A Writer Who Philosophically Supported the American Revolution

Thomas Paine, a writer who philosophically supported the American Revolution, said of representative democracy that “what Athens was in miniature America will be in magnitude. The one was the wonder of the ancient world; the other is becoming the admiration of the present.” American democracy’s initial intent was to be a new Athens. The U.S. Capitol is part of the neoclassical historical buildings in Washington, D.C. that model themselves on ancient Greece and Rome. But we must not forget that after Athenian democracy passed its glory, it declined and fell due to agitating politicians and mob rule.

The German word demagog* describes that kind of agitating politician, inciting the people’s fear and rage with exuberant speeches and converting that passion into power. Now everyone knows whom we’re speaking of. The scandal brought about by this agitation was unheard of in American politics. This was the storming and occupation of the Capitol by Donald Trump’s supporters, which led to five deaths. The president himself instigated the march on the Capitol, and afterward he called them “patriots.” That he quickly pivoted to criticizing the incident is likely because he realized how severe the situation was. Bipartisan criticism erupted over the assault on the “temple” of American democracy, and demands to remove the president spread. Resignations of cabinet secretaries and high officials came one after another, and an isolated Trump pledged a smooth transition to the Joe Biden administration, which the media reported as his first acknowledgment of his election defeat.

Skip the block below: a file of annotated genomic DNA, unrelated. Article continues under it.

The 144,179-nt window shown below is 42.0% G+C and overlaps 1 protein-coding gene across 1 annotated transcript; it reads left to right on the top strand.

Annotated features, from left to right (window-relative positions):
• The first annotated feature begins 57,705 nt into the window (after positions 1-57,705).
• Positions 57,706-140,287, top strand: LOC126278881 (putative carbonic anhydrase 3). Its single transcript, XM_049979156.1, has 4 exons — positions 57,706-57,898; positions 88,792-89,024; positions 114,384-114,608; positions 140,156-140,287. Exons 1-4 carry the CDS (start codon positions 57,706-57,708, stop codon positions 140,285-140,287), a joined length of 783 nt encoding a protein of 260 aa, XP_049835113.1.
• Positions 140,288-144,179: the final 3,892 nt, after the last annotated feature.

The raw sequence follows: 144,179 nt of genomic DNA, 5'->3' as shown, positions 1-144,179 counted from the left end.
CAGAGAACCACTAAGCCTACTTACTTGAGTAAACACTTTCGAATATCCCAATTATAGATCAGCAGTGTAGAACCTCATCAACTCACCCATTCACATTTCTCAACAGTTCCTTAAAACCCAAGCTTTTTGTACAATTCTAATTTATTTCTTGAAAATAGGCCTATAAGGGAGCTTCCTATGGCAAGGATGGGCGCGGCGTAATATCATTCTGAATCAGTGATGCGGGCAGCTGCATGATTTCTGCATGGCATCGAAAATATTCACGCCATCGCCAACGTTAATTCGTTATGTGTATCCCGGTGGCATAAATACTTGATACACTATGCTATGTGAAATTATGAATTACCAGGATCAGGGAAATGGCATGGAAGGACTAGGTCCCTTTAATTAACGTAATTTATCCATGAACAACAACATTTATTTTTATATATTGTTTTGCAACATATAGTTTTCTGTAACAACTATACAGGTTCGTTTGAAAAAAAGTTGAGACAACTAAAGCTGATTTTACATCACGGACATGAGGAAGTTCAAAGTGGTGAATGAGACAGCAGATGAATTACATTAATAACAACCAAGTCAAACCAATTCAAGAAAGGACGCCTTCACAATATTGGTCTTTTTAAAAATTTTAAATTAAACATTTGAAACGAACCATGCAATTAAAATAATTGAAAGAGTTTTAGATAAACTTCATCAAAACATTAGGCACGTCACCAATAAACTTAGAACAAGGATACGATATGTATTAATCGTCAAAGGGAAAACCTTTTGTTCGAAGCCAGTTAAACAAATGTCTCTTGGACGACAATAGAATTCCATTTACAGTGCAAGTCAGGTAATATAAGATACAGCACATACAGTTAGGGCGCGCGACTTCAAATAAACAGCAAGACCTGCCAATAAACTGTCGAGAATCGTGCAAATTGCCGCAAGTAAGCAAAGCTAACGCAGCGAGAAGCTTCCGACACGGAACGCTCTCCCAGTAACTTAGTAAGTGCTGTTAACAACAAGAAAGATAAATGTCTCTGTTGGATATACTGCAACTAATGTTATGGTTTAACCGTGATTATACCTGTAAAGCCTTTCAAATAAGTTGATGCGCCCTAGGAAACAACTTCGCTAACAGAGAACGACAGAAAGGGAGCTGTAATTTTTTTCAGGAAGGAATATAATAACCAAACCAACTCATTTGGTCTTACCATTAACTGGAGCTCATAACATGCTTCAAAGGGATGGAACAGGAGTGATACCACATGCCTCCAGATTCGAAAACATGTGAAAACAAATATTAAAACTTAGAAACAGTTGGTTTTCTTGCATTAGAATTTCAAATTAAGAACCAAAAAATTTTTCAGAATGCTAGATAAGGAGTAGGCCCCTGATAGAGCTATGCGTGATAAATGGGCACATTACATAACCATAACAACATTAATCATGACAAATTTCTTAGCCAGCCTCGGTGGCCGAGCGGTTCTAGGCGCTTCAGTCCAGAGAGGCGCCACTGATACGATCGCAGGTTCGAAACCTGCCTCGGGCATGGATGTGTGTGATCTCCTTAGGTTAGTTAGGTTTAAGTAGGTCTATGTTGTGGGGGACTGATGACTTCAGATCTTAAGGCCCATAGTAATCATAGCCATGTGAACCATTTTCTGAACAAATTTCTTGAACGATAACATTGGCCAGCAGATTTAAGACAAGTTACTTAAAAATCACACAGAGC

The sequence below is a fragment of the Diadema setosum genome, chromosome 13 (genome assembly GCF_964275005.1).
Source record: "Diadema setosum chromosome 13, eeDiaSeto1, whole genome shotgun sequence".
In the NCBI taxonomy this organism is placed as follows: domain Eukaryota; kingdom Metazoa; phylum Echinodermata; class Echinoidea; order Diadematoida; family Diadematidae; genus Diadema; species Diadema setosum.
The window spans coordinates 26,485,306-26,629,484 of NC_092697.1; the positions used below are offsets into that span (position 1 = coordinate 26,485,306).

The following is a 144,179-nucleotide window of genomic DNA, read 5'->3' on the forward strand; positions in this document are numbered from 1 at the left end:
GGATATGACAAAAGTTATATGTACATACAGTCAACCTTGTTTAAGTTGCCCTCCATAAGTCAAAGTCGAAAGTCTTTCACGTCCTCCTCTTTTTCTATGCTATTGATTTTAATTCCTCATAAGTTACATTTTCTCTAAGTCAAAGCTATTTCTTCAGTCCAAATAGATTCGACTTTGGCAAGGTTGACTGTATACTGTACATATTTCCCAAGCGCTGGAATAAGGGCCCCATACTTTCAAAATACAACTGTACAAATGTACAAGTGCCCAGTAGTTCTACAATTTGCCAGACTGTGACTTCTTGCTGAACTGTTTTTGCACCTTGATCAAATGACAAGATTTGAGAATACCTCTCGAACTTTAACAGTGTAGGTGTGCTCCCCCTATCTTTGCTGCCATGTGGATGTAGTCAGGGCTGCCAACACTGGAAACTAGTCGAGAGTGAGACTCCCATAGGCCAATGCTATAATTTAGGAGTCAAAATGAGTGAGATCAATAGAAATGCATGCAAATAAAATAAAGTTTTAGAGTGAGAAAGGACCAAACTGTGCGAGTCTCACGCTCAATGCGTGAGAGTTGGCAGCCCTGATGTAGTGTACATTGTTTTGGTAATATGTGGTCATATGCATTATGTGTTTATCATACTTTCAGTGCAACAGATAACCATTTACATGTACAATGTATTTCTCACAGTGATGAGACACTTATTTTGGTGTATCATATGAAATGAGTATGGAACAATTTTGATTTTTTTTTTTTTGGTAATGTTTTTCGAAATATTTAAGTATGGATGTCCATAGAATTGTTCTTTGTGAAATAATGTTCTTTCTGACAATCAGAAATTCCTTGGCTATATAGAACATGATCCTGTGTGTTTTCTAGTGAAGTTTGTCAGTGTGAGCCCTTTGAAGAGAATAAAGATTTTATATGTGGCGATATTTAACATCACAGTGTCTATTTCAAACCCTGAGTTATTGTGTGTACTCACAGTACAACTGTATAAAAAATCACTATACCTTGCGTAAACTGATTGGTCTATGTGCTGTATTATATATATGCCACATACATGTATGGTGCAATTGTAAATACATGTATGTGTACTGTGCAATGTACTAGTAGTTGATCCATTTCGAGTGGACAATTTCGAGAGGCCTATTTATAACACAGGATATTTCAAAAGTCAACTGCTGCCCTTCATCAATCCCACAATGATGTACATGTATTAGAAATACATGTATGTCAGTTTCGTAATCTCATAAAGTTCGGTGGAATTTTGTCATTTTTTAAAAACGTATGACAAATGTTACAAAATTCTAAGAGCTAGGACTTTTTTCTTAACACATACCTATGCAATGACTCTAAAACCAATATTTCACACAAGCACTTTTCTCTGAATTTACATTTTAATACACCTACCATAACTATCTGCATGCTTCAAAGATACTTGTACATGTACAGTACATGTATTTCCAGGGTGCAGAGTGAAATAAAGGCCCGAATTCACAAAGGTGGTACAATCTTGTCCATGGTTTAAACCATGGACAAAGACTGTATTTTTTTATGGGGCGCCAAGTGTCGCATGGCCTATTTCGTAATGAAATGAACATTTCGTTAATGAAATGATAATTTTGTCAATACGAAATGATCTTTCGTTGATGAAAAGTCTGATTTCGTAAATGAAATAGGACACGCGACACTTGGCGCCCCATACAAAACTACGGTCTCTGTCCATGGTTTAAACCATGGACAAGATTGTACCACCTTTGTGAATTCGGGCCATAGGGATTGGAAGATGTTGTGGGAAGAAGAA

Quickly changing positions is par for the course for a demagogue, and it’s hard to feel calm even when we hear the usual words of healing and reconciliation. Decline or revival? Such is the crossroads of the new Athens, which has welcomed the era of demagogy.

*Translator’s note: This is the equivalent of the English word “demagogue,” which is Greek in origin.

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